By Karyn Rhodes

The Family and Medical Leave Act (FMLA) allows eligible employees of covered employers to take unpaid leave for certain family and medical reasons. Specifically, under the federal law, employees are entitled to up to 12 weeks of FMLA leave in most cases and up to 26 for military caregiver leave. And it doesn’t have to be taken all at once; an employee can take leave in a period of weeks, days, hours or even less depending on the increments allowed for different types of leave at the workplace.

And that’s where things can get tricky. That’s because only the amount of leave an employee actually takes can be counted. So if they work less than a full week, the amount of leave is determined as a proportion of the employee’s actual workweek.

Here are five steps to getting FMLA leave right:

  1. Determine Eligibility. Only eligible employees may take FMLA leave, meaning those that have worked for a covered employer for at least 12 months and have at least 1,250 hours of service. A covered employer means a private-sector employer with 50 or more employees in 20 or more workweeks in a calendar year; public/governmental agency; or public or private elementary or secondary school.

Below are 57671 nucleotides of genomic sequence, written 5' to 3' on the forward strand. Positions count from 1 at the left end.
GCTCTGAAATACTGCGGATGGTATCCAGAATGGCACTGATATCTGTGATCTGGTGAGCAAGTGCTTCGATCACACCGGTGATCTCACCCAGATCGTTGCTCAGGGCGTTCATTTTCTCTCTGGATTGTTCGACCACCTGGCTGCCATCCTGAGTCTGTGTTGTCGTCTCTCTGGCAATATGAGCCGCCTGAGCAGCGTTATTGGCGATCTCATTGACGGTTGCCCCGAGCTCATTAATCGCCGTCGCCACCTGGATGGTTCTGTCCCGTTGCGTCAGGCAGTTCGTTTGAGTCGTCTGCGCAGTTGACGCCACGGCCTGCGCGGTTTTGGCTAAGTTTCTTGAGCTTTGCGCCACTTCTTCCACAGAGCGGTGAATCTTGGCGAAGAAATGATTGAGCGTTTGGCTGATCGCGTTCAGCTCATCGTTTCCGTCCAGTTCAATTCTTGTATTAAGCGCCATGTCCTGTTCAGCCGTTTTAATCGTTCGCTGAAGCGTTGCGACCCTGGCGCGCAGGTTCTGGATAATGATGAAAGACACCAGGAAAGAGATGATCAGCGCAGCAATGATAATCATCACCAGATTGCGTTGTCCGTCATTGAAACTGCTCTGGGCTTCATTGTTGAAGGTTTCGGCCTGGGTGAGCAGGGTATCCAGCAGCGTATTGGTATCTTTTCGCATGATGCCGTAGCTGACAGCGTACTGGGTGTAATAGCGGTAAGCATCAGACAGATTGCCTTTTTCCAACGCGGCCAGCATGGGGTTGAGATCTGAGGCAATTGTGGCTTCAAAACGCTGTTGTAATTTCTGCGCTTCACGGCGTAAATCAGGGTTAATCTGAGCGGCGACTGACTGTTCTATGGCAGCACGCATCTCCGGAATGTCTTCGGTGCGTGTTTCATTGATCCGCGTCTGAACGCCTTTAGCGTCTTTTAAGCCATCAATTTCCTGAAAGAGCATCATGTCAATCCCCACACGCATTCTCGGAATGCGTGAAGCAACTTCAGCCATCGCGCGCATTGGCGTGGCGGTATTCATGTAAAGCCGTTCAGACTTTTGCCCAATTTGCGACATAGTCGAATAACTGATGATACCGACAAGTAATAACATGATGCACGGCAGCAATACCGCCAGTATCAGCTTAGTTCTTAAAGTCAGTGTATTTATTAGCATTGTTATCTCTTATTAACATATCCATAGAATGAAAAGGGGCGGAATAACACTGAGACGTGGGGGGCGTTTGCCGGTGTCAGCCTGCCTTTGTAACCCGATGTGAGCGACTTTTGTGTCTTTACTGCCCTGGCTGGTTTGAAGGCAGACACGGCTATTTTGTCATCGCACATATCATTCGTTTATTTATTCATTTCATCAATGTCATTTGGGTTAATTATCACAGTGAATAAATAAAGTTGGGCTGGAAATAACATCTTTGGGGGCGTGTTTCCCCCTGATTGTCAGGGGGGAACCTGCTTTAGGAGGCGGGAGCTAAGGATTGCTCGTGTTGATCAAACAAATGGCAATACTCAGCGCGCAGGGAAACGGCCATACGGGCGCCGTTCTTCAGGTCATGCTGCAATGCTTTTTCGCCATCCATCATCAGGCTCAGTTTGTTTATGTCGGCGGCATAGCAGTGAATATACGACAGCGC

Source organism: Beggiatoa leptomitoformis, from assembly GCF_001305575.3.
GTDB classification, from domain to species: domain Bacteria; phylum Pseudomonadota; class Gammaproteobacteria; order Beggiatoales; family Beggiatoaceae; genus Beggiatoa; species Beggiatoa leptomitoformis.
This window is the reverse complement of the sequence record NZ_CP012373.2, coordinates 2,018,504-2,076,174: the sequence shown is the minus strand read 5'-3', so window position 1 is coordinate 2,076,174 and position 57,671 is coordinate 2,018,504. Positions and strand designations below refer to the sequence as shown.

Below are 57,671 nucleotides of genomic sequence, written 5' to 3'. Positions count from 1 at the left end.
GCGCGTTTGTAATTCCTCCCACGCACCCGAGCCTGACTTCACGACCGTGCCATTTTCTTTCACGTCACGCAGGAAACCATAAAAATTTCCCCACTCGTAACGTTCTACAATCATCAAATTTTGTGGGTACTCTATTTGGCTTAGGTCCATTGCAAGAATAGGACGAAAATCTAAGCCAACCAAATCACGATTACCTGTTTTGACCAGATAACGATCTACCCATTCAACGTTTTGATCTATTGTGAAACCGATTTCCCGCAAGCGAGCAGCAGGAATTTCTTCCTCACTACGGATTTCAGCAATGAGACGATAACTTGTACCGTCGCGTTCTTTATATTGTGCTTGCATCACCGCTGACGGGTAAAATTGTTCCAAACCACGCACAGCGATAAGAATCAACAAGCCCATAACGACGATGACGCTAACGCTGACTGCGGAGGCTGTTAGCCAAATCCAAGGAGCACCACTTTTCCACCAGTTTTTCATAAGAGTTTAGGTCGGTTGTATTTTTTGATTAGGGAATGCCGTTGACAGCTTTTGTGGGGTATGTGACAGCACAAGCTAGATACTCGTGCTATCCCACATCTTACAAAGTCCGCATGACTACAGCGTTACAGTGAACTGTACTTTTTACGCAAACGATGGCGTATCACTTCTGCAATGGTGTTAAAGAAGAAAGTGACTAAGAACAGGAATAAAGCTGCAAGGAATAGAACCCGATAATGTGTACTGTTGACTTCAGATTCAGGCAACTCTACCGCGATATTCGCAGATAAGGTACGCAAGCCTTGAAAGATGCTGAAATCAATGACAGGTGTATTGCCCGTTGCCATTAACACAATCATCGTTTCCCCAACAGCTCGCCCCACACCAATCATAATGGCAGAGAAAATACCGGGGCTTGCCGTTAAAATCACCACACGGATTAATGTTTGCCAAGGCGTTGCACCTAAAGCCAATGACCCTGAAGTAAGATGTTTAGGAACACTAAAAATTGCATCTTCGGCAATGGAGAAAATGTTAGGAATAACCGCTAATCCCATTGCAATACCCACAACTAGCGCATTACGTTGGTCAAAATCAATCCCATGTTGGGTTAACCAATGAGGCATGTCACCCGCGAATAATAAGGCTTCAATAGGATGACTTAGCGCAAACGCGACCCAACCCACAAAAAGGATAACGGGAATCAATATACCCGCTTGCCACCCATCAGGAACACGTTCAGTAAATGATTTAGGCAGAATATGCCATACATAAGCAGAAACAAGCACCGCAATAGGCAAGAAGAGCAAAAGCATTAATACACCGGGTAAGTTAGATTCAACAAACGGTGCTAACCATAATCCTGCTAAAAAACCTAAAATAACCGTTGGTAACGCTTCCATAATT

2. Communicate Allowable Reasons for Leave: Make sure employees understand what constitutes an FMLA-qualifying reason: the birth of a child or placement of a child with the employee for adoption or foster care, for a serious health condition or for any qualifying exigency arising from a spouse, child or parent on active duty. Under law, you must post a notice explaining the rights and responsibilities under the FMLA and include information about it in the employee handbook.
  3. Require Notification: Employees must comply with an employer’s usual requirements for requesting leave and provide enough information for the employer to determine whether FMLA applies. Generally, employees must request 30 days in advance of foreseeable leave; when the leave is foreseeable less than 30 days in advance or unforeseeable, notice must be provided as soon as possible and practicable.
  4. Track Leave: Track time taken against the 12-week entitlement. If continuous, track the time in whole-week increments; each week missed is counted as 1/12th of the total entitlement. If intermittent, determine how many hours the employee is entitled to in total and record the time they miss on an hour-by-hour basis. So take the number of hours the employee normally works in a week and multiply that by 12 (e.g. if they work 30 hours, then they would be allowed 360 hours). If an employee’s hours vary, then go back 12 months from the start of their leave and calculate the weekly average and multiply it by 12.
  5. Consider Accrued Paid Leave: Since FMLA leave is unpaid, an employee may request, or an employer may require the employee, to use accrued paid vacation leave, sick time, or personal time for some or all of the FMLA leave period.